Elko got started in 1868 as a railroad town along northeast Nevada’s Humboldt River. But calling it a town might’ve been stretching the matter. It consisted of tents along the Central Pacific Railroad, its inhabitants mainly men with no past, a hardscrabble future and a propensity for easy violence.
In 1869, one resident wrote: “There were all sorts of games and vices in progress and only two men were killed the day I arrived.”
The modern version of that wild settlement keeps a healthy grip on the good parts of its past, evident in museums, stores, restaurants and annual festivals.
The weeklong National Cowboy Poetry Gathering in January anchors Elko’s tourism year, drawing almost 5,000 people to the Western Folklife Center. Housed in the Pioneer Hotel, the center hosts he West’s best poets in a lively celebration of cowboy culture.
When we say poets, we mean characters. Elko’s sidewalks become a blizzard of buckskin and Wyatt Earp mustaches, affording the best people-watching west of the Pecos. Be sure to visit the Center’s Black Box Theater to see a documentary featuring cowboys talking about their way of life and the poetry it inspires.
Many of Elko’s celebrations occur in summer, beginning with the Mining Exposition in June. The city closes two downtown streets to accommodate one thousand booths where mining companies show off their supplies, equipment and services.
Mining helped frontier Nevada grow. The state still produces 79 percent of America’s gold and the majority of Elko’s population, about 20,000, works in the industry.
After that, don’t miss the Motorcycle Jamboree and the Silver State Stampede rodeo. In August, there’s a county fair with six days of horseracing, and in September a classic car show and balloon festival.
One unique event, held the weekend closest to July 4th, is the National Basque Festival in honor of the Basques from France and Spain who emigrated to the West in the 19th century to herd sheep.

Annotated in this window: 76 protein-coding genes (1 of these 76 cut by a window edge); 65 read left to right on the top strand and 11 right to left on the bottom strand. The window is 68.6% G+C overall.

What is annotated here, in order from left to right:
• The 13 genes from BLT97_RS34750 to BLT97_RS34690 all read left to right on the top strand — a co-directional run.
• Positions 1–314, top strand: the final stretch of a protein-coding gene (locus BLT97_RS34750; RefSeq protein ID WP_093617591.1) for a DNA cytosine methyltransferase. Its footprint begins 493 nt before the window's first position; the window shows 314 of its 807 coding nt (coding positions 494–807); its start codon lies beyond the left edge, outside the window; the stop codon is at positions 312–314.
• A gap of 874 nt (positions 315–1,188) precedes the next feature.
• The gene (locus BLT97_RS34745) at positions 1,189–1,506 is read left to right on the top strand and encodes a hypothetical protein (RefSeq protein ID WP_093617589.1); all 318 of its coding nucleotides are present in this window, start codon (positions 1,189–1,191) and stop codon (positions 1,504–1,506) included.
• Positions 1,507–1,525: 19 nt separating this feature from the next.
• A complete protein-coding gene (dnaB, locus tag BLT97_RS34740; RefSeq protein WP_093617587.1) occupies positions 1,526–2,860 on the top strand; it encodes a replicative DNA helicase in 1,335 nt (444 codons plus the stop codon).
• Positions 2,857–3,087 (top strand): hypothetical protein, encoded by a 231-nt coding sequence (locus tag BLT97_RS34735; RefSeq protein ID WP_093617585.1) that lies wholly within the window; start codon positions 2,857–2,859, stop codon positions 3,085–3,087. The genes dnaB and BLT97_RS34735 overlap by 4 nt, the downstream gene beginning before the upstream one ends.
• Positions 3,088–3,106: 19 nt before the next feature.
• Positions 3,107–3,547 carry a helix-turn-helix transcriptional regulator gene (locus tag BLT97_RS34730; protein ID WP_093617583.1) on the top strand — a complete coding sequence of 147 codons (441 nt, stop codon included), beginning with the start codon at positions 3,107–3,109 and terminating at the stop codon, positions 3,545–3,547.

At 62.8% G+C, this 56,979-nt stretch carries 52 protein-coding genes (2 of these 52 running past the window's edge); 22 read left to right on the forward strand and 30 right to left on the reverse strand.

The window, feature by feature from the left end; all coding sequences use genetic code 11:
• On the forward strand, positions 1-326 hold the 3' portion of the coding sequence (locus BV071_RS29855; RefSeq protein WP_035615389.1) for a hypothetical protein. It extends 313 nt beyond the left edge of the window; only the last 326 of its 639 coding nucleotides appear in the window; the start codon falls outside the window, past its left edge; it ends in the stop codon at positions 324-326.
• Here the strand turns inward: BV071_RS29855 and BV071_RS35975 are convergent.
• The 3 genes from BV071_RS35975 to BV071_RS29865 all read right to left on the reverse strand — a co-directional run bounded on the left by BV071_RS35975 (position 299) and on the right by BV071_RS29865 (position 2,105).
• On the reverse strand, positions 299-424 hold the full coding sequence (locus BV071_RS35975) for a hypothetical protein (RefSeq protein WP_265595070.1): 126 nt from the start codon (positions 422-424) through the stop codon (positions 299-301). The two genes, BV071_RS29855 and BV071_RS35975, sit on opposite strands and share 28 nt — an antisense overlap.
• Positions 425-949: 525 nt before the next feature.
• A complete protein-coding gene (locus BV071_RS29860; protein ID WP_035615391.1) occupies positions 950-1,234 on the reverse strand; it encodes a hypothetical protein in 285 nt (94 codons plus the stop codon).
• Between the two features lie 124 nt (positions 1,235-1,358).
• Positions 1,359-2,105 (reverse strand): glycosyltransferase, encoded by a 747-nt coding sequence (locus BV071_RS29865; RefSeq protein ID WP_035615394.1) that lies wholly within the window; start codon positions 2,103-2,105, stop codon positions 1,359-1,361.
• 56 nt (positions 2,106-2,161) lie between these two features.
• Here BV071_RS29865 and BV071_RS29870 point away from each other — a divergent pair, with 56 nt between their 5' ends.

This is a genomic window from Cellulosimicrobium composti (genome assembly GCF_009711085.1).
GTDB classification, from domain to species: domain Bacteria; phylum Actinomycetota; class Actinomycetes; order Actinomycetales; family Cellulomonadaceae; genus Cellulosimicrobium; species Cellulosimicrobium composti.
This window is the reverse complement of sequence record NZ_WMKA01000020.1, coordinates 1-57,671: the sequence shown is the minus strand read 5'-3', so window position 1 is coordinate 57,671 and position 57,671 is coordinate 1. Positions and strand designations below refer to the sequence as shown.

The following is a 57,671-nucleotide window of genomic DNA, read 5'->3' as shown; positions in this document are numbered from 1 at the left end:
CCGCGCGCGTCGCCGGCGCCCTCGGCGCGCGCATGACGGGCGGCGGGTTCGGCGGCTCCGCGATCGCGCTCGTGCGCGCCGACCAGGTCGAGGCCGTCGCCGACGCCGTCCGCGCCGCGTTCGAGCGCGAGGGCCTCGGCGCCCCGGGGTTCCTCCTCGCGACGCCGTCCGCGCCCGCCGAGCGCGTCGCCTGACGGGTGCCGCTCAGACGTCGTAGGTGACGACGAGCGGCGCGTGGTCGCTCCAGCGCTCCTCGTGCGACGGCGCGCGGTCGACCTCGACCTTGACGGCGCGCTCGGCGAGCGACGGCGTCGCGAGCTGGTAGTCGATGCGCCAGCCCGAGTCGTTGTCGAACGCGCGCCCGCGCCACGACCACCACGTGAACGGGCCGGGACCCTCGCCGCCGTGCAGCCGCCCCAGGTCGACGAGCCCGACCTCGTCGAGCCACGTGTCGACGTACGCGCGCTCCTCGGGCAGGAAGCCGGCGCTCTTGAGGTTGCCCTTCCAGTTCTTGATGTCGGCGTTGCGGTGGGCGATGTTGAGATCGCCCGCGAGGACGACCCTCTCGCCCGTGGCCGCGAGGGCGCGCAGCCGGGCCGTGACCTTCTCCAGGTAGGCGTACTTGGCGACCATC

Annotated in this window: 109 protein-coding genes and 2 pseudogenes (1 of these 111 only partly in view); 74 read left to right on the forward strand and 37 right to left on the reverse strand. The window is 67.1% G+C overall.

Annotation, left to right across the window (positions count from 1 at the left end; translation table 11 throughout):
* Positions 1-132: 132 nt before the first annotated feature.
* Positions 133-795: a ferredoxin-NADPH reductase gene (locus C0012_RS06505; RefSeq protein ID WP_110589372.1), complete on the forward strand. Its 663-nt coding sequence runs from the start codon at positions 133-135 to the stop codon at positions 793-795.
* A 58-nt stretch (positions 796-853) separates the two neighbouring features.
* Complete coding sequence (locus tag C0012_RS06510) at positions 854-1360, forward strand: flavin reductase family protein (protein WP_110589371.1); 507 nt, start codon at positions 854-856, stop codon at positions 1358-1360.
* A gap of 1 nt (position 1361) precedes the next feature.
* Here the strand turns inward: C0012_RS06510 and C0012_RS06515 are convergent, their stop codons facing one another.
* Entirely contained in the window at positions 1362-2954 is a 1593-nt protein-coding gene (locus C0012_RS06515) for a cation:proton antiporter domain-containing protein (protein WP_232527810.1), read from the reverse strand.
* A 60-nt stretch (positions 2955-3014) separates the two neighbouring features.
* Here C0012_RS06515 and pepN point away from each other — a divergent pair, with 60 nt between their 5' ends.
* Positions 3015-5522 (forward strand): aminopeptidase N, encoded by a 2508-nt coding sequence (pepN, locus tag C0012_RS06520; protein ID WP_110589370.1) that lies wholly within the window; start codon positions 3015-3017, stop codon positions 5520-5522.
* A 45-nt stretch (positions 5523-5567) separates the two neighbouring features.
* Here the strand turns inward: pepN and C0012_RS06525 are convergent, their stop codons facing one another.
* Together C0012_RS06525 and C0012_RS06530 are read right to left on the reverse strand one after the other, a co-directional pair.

The bash features shows by the traditional Elko Arinak Dancers, a troop formed in 1968. Elko still has a sizable Basque population and three restaurants serve customary dishes, such as baked lamb with Pechon Punch, the so-called Basque cocktail.
The powerful drink contains grenadine, club soda, brandy, a bitter French aperitif and a lemon peel. “The first one makes you pucker up, and after that you can’t taste it anymore,” jokes Don Newman of the Elko Convention and Visitors Authority.
Downtown, visit J.M. Capriola & Co., famous for its saddles by the talented Mexican-born craftsman Armando Delgado. The store also has Garcia bits and spurs made in the vaquero tradition and a museum featuring old saddles, historic rodeo photos and cowboy duds worn by the Babe Ruth of rodeo, Jim Shoulders.
“Cowboys from all the big ranches around Nevada shop here,” says clerk Wanda Krenka. Looking for a handmade canvas bedroll for those bone-cold nights on the range? Capriola’s sells them for $255.
At the Northeastern Nevada Museum, visitors see works by Western artist Will James. The museum also holds etchings and watercolors by the often-overlooked Edward Borein, who worked for a time on Mexican ranches and specialized in authentic portrayals of cowboy life.
Don’t miss the California Trail Interpretive Center on Interstate 80 west of town. Operated by the Bureau of Land Management, the center tells the story of emigrant life on the California Trail from 1841 to 1869.
Exhibits include a reconstructed Shoshone village and a replica wagon encampment, with much of the experience interactive. Visitors can decide for themselves what to load into their wagon for the journey, even what route to take. Should I follow the Donner Party or find a southern route to California?
“Visitors come away saying the center is Smithsonian quality,” says Newman.
Leo W. Banks is an award-winning writer based in Tucson. He has written several books of history for Arizona Highways.